So please do not be deluded: there are no fundamental reasons to fear a Spanish sovereign debt crisis.

Story from Guardian

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Spain's family bonds lie at the heart and soul of great healthcare

Brilliant, brilliant article about Spain's healthcare system taken from today's Guardian

"None of this looks cheap, yet Spain's healthcare spending is not excessive. "We only spend 6% of GDP," says Dr José Martínez Olmos, secretary general of the ministry of health, although if you add in private sector spending, it reaches 8%. Most people use the state sector. As in the UK, the private sector offers shorter waiting lists, but for major illness, emergencies or cutting-edge treatment, public hospitals are the place to go."

"The healthcare system in Spain is not expensive," Olmos continues. "We spend €1,600 per head per year. This is a price that a developed country can afford."

Wednesday, March 30, 2011

Summer holidays in Spain 2011, book now or wait?

Summer holidays in Spain 2011, book now or wait?



The conumdrum for anyone thinking of taking a summer holiday in Spain is: do I book now – or wait until later and then pick up an ultra-cheap deal?

Obviously, getting a ‘good’ deal on your summer holiday in Spain is important but this year it is more difficult than ever to predict what will happen about the number of people coming to Spain. The latter, of course, will define how good a deal you can get on everything from flights to accommodation and car hire.

Needless to say the past two years has seen a slump in the number of people coming for their holidays in Spain. The current brutal recession has taken its toll on most people’s finances and this has been exacerbated, for Britons, by the past weakness of the £ against the Euro. This has made a significant difference to the affordability of holidays in Spain for anyone using Sterling.

So, what is likely to happen this year – are the tourist figures for Spain going to continue to be ‘soft’ or will the demand for summer holidays in Spain rise?

My instinct is that the tourist figures for Spain this year will rise above what we have seen over the past couple of years. I fear that this will have much less to do with a general sense of wealth and well-being (or even specific desire to come to Spain) – than that other Mediteranean holiday areas are suffering from political disruption.

Certainly, you would have to be brave to book holidays in North Africa at the moment and any Islamic country along the Mediterranean deserves at least some element of caution. After all, no-one could have believed that the present political turmoil would have occurred so suddenly and this brings into question the stability of other countries bordering the Mediterranean that, at present, appear untroubled.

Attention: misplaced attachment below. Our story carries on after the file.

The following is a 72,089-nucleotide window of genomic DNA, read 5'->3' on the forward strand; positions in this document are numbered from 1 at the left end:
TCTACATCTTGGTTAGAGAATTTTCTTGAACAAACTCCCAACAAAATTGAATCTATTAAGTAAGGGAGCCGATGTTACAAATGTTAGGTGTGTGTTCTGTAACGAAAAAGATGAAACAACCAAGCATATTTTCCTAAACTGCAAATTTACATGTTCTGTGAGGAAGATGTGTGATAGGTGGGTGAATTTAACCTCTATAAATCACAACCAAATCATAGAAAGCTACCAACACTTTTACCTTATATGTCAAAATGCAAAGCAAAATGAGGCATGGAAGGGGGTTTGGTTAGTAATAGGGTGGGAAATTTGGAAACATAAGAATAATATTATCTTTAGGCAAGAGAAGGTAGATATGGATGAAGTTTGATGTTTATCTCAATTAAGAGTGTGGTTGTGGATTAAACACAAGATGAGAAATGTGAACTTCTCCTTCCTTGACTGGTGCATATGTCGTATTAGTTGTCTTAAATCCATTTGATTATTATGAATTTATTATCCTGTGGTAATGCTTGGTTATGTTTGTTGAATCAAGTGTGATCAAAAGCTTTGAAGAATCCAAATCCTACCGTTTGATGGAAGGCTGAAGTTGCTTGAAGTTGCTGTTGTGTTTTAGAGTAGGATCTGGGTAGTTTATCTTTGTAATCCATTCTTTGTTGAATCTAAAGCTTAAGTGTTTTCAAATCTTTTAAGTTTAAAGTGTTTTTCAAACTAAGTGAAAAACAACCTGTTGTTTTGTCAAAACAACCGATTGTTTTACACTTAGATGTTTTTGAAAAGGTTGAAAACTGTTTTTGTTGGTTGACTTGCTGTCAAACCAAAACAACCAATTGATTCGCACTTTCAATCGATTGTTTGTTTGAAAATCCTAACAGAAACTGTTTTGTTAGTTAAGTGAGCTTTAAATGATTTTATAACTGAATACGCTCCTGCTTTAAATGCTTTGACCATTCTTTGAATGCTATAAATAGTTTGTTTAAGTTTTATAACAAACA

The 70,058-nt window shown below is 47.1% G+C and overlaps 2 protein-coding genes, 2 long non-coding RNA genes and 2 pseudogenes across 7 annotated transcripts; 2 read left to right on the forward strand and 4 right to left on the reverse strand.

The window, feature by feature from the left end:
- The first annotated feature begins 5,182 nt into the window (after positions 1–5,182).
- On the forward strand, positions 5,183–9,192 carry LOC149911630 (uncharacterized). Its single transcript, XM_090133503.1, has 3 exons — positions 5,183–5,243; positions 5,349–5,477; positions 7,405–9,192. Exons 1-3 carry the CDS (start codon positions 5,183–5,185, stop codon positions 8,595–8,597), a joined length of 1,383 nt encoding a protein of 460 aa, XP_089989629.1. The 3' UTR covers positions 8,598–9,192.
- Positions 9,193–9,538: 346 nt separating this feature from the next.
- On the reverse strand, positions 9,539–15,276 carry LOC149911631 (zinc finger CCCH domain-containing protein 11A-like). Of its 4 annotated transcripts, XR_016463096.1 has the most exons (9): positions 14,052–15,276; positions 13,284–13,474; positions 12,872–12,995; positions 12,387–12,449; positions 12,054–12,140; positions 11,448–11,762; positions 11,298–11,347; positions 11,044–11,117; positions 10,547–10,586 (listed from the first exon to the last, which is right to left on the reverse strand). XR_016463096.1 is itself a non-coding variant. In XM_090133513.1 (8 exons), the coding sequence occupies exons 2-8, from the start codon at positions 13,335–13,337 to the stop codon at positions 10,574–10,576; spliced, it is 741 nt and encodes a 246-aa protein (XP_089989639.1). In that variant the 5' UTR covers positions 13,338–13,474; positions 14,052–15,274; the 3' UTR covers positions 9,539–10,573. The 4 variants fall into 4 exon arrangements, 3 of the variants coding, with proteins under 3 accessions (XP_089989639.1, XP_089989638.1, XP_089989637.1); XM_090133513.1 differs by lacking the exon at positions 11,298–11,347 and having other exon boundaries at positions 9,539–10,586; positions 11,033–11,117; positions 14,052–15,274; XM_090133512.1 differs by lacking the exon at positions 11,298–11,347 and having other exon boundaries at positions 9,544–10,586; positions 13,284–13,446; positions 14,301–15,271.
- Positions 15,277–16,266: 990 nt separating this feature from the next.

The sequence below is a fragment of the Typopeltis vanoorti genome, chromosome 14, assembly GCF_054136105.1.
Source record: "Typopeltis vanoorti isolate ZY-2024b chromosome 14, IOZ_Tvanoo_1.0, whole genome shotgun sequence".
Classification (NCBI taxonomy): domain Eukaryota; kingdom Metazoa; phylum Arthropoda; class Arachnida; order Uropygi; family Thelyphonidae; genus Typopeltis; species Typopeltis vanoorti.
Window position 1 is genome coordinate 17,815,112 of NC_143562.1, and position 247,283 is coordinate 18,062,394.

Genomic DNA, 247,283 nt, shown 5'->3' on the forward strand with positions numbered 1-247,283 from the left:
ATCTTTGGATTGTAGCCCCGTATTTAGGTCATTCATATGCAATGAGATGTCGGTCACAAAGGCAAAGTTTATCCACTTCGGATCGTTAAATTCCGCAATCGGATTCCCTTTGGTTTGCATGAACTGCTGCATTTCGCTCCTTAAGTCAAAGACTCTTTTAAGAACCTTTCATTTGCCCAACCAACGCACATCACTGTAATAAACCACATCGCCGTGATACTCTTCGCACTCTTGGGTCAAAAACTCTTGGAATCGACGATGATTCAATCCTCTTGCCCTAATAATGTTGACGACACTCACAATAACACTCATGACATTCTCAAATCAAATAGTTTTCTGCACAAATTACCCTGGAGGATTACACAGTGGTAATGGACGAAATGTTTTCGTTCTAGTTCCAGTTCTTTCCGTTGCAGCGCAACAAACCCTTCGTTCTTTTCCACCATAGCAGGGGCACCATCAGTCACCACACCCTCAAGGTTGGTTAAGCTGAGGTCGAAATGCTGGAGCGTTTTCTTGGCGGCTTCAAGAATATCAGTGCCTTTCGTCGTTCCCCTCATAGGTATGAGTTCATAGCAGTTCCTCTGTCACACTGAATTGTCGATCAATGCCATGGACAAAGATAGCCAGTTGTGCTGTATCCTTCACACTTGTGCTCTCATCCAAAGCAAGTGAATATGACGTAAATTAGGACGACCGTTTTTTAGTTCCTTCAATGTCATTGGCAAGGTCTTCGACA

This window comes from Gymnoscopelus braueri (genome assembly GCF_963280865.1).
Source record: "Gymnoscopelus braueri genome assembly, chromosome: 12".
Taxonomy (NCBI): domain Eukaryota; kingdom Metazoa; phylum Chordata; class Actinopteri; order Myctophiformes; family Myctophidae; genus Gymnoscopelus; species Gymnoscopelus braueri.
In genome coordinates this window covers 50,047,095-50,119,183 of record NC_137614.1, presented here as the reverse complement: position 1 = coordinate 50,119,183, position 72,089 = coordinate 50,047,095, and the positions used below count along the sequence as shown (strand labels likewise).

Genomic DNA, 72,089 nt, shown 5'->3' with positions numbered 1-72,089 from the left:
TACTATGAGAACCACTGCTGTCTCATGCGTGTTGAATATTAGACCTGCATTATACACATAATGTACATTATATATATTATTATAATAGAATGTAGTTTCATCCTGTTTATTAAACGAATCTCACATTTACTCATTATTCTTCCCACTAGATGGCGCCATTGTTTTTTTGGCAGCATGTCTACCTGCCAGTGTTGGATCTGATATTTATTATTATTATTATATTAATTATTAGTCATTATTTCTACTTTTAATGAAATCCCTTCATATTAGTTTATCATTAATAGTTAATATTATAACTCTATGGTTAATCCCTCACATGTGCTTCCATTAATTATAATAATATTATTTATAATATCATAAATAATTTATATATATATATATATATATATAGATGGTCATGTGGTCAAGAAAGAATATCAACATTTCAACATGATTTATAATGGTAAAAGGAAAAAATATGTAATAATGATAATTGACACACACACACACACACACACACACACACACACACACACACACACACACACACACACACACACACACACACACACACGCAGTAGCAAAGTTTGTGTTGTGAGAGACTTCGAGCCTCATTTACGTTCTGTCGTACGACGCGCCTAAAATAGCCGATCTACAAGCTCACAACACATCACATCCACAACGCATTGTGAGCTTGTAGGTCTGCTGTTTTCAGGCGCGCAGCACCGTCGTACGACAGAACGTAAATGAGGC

Spain, by comparison, seems ‘rock’ solid. Indeed, it has not even suffered the huge demonstrations (let alone the violence) of last weekend’s riots in London. Indeed, the most serious trouble that I have heard about recently was restricted to a tiny riot that occurred when some fireman demonstrated during the opening of a new fire station!

The initial figures for tourism in Spain seem to indicate that tourism in Spain is on the increase. January and February saw some 5.5 million visitors to Spain and this was a 4.5% increase from last year and is a figure that appears to herald the first rise in tourism to Spain for 18 consequetive months.

What does this mean for you?

Well, on balance, you should probably be looking to book your holidays in Spain sooner rather than later. I suspect that, at least for this year, the brilliant last minute deals available during the past couple years just may not be present as the main holiday season approaches.

If you do book soon then make sure that you do not forget to book your car hire at the same time. Last year, despite the reduced number of tourists coming to Spain, car hire in Spain was a problem for many people. Not only was it expensive during the height of the tourist season but there appears to have been a shortage of vehicles in some popular locations.

Indeed, during July and August, I remember receiving a number of e-mails and calls from people who found, from different areas of Spain, that they could not get a hire car in Spain for ‘love or money’.

Whether true or not, I was told that this was because the car hire companies in Spain had not invested in new fleets (understandable given the state of the economy) and had miscalculated the demand. Either way, there are few things (apart from lousy accommodation) that can disrupt a holiday in Spain, or elsewhere, more than finding that you have no transport!